Psoriasis is an autoimmune disease, meaning the body’s own immune system is working against itself, which leads to the formation of psoriatic lesions on the skin that take the shape of red plaques with silvery scales. In addition to skin plaques, the disease manifests in the nails resulting in pitting, deformation, thickening, loosening and discoloration. Although it cannot be prevented, it can be managed with the use of topical medications, oral medications or injections by your Dermatologist, Podiatrist or Rheumatologist.
We are going to focus on Psoriatic Arthritis. This form of arthritis develops in approximately 30% of patients with psoriasis, and is typically diagnosed after the diagnosis of psoriasis secondary to skin lesions is made. It falls into a category of arthritic diseases that are Rheumatoid Factor positive; other such arthridities include Rheumatoid Arthritis, Reiters Syndrome and Ankylosing Spondylitis.
The primary symptoms in a patient with psoriatic arthritis include pain, swelling and stiffness that affect most commonly the joints of the hands and feet in addition to the spine. Patients may also notice swelling of the fingers or toes (sausage digits) due to inflammation surrounding tendons that insert near the joints. In addition, psoriatic arthritis tends to induce “enthesopathies.” Although the term is fancy, it simple means that at areas of tendon insertion, especially at the insertion of the achilles tendon (posterior heel) and the plantar fascia (plantar heel) you will have pain secondary to pull on the heel bone by such tendons.
Destruction is first detected in the hands and feet through x-rays that show signs of “whittling” at the distal joints (those closest to the tips of the fingers and toes). An x-ray of the spine can show changes and fusions (joining) of the joints of the spine, leading to decreased bending at the waist that typically occur after psoriatic arthritis has been detected in the hands and feet. Thus, early diagnosis is key in slowing progression and limiting spine involvement.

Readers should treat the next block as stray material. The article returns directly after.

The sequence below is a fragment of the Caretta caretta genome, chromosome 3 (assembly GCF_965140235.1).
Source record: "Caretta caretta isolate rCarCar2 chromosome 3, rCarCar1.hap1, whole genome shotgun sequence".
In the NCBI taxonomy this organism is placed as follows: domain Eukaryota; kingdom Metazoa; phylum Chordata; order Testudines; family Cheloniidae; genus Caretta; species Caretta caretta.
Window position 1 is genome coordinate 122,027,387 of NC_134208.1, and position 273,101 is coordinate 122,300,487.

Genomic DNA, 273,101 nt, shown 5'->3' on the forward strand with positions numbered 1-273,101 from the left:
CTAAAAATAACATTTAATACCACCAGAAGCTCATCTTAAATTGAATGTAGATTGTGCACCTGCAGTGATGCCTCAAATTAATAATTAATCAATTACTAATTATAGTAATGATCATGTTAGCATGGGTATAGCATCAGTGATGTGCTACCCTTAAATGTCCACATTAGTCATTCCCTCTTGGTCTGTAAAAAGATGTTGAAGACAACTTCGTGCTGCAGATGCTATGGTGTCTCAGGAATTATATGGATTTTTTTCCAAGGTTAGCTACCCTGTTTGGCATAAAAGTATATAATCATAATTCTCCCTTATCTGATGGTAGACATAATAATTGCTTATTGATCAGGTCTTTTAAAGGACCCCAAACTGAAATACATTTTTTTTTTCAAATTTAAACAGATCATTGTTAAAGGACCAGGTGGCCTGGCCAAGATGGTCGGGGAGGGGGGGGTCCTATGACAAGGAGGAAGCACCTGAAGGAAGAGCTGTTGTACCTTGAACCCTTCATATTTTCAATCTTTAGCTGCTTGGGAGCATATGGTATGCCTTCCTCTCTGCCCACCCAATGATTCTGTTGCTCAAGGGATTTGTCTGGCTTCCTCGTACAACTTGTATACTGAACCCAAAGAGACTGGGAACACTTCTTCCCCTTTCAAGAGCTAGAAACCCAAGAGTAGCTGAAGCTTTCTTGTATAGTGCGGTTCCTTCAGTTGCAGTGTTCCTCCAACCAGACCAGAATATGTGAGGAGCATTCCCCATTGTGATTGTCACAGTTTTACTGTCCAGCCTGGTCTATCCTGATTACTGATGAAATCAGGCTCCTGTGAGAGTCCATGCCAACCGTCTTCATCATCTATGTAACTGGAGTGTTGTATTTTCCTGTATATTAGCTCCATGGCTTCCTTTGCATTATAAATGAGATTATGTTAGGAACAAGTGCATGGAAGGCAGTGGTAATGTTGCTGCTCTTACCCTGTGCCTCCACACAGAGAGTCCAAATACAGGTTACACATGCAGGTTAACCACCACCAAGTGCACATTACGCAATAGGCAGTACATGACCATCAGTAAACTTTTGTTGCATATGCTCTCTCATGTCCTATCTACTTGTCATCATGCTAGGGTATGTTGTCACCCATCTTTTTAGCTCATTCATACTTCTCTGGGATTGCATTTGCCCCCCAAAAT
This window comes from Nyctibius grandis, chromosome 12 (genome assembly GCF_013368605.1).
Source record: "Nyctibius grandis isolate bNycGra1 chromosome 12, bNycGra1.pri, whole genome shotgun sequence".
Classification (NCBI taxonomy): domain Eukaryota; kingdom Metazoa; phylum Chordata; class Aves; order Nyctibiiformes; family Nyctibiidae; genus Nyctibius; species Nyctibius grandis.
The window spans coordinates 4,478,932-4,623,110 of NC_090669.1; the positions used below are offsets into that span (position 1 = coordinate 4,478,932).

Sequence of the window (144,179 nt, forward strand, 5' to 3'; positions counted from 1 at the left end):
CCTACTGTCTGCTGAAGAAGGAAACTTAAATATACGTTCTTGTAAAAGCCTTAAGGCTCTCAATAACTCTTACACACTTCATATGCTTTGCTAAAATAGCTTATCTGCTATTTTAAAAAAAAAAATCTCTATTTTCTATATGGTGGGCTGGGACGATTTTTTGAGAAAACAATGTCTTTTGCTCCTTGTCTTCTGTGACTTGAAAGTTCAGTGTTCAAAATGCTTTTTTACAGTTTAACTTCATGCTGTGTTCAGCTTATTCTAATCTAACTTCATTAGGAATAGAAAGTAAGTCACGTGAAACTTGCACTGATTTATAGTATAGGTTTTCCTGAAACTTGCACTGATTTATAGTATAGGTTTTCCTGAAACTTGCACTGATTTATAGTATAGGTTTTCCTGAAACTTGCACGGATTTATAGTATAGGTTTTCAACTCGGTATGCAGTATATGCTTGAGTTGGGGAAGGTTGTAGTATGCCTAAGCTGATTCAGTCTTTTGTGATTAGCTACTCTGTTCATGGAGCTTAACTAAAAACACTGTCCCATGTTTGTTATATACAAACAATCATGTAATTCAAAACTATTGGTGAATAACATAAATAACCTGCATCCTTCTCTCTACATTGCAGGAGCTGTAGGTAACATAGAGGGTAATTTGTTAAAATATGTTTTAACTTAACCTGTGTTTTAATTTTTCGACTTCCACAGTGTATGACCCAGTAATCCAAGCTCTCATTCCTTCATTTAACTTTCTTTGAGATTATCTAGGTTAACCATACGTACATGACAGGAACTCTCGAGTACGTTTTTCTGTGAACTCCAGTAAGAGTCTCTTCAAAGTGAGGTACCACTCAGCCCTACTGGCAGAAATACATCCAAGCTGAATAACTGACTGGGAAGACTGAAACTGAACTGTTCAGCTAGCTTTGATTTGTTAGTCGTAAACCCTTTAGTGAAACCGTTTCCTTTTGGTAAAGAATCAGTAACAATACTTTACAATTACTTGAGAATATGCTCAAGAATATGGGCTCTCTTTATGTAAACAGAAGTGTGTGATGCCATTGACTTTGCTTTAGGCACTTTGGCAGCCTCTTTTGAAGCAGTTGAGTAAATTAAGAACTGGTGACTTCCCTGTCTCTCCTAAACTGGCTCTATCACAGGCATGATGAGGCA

The diagnosis is typically made by your physician, who will have a high index of suspicion of such arthritis due to your already existing diagnosis of psoriasis. However, as mentioned x-rays and often blood work, can help to definitively rule-in psoriatic arthritis, and thus medical intervention and management of the disease can be started. The earlier the diagnosis of psoriasis and psoriatic arthritis are made, the better chance you and your physician have in slowing the process of destruction and resultant symptoms within your joints.
Psoriatic arthritis flare-ups, much the same as flare-ups of psoriatic skin plaques, can occur with periods of symptomatic relief. Although psoriatic arthritis has no cure, it can also be controlled and managed with medications, helping to decrease joint complications, preserve mobility, and slow progression. In addition to what you may already be taking for management of your psoriatic skin plaques, you may be prescribed a non-steroidal anti-inflammatory drug (NSAID) such as Aspirin or Ibuprofen to help control both pain and swelling at the joints essentially decreasing stiffness and increasing mobility. Other medications include Disease-modifying antirheumatic drugs and/or immunosuppressant medication, all of which can be discussed with your physician who will select medications that will work best for you.
Psoriatic arthritis secondary to psoriasis and its skin manifestations is not an easy diagnosis to handle, however, by working together with your Podiatrist and Dermatologist to manage skin and nail manifestations, your Rheumatologist can help control your arthritic symptoms. It is also extremely important that you help yourself by eating right, staying active, and knowing when to take a break!